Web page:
Zara owner Inditex keeps up with weather forecasts to boost sales growth

MADRID (Reuters) - Inditex ITX.MC, the world's biggest clothing retailer and owner of Zara, used its "fast fashion" model to adapt to warmer than usual autumn weather, speeding up its sales growth in recent weeks and staying ahead of slower-moving rivals.

Unlike the Spanish firm, Abercrombie & Fitch ANF.N and Gap GPS.N posted dismal fourth-quarter sales last month.

Inditex reacts to changing fashion trends and weather by keeping its manufacturing bases close to its distribution centre in Galicia, northern Spain. Items are designed, made and shipped to stores often in less than a month, boosting profitability.

Net profit for the nine months to the end of October was up 9 percent from the year before at 2.2 billion euros (1.81 billion pound), in line with analysts’ forecasts, as garments such as velvet dresses, military blazers and mini skirts helped push Inditex sales up by 14.5 percent in local currency terms.

With more than 7,200 stores in 93 markets, Inditex has shifted from multiple new store openings to setting up large flagship stores in key locations and tying in its online business instead.

Apart from Zara, which makes up two thirds of sales, its brands include younger fashion chain Pull&Bear and upmarket label Massimo Dutti.

Other retailers have been trying to speed up their supply chain to match Inditex but are held back by their sourcing from Asia, stretching lead times. They have also started investing in new higher-margin brands.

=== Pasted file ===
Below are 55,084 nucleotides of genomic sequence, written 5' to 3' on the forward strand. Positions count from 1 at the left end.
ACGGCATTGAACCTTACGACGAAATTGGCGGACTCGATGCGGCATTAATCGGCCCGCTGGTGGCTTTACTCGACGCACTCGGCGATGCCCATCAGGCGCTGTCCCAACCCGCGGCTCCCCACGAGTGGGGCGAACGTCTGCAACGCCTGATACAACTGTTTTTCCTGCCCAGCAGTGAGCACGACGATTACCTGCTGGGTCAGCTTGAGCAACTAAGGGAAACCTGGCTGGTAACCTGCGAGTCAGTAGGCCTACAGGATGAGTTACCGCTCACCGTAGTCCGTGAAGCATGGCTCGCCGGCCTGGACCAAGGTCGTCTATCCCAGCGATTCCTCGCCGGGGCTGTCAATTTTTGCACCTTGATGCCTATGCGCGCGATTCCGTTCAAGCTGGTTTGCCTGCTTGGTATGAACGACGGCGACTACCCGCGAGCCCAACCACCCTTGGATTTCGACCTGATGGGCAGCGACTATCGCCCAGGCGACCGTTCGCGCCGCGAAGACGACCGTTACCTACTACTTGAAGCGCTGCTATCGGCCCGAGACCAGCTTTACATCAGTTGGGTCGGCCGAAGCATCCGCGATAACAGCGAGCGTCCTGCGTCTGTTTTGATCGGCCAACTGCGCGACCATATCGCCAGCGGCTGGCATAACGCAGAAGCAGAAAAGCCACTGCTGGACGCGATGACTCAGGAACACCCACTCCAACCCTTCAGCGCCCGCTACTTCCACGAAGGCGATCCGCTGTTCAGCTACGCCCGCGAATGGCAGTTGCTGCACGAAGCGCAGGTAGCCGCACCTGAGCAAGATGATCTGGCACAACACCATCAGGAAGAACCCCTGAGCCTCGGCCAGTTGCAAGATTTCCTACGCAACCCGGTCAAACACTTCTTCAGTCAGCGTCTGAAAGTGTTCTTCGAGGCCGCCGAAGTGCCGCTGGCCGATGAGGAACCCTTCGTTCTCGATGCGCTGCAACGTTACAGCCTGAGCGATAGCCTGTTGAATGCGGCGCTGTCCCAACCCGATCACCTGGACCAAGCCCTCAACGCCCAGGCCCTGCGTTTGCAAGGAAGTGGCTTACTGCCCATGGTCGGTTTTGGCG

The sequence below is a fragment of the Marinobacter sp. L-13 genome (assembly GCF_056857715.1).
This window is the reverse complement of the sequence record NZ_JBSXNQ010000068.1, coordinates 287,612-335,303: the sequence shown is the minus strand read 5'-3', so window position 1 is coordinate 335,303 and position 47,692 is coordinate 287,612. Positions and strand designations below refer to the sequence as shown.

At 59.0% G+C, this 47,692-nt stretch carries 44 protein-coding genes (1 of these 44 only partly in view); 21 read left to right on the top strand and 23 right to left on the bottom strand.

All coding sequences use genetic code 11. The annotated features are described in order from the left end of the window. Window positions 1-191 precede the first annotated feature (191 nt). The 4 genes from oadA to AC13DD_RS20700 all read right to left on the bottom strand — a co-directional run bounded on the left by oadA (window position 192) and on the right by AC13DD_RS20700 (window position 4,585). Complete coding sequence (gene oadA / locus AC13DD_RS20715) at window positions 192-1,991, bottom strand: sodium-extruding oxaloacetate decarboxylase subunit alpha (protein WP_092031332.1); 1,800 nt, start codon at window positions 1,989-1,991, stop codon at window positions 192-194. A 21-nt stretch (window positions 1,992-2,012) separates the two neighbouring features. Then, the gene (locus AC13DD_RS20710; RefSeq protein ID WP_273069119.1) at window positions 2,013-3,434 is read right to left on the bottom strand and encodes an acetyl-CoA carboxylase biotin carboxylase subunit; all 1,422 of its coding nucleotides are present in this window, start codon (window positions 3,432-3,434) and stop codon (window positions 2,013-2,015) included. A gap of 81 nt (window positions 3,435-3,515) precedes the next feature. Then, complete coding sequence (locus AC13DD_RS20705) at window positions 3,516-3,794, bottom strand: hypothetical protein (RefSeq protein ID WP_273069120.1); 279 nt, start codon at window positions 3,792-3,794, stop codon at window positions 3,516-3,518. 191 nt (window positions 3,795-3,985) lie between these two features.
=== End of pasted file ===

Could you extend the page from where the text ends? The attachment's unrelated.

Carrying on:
Zara's logo is seen on a clothes hanger in a Zara store, an Inditex brand, in central Barcelona, Spain, December 13, 2016. REUTERS/Albert Gea

But Inditex has matched them and has scope to expand further. Analysts at Macquarie say it has only a 2 percent share of a “highly fragmented” global market and they expect it to grow quickly in emerging markets and the United States.


Between November and mid-December, Inditex’s sales growth accelerated to 16 percent from a year before, implying growth of 10.5 percent once the effect of new store openings is stripped out, Bernstein analysts said.

“The reason for our strong like-for-like sales growth ... has to do with the global execution of our business model, the fully integrated approach between stores and online,” Chairman Pablo Isla told analysts.

The like-for-like sales growth compares with its next biggest rival H&M's HMb.ST reported 10 percent year-on-year increase in local-currency sales in October. H&M is due to publish November sales on Thursday.

Analysts expect H&M and others to have been hit by the warmer autumn weather as they failed to swap out collections of cold-weather items to attract shoppers.

Inditex shares were down 1.9 percent by 1010GMT, against a 0.5 percent fall on the European STOXX 600 index .STOXX. They have risen 2.5 percent over the past year, against a near 9 percent fall in H&M's shares.

Analysts contributed Inditex’s share price dip to a slight miss of forecasts for their gross margin - the profit obtained after selling a product - and said they needed to improve earnings before interest and taxes (EBIT) to rise higher.

“Currency translation was very negative in the first half but in the second half it will have much less of an impact. That’s why EBIT growth should continue to recover which should help the shares make progress,” SocGen analyst Anne Critchlow said.

Critchlow said third-quarter EBIT was up 11 percent year-on-year to 1.2 billion euros, 0.4 percent below consensus. EBIT was in the single digits for the previous three quarters.

Additional reporting by Robert Hetz; Editing by Greg Mahlich and Alexander Smith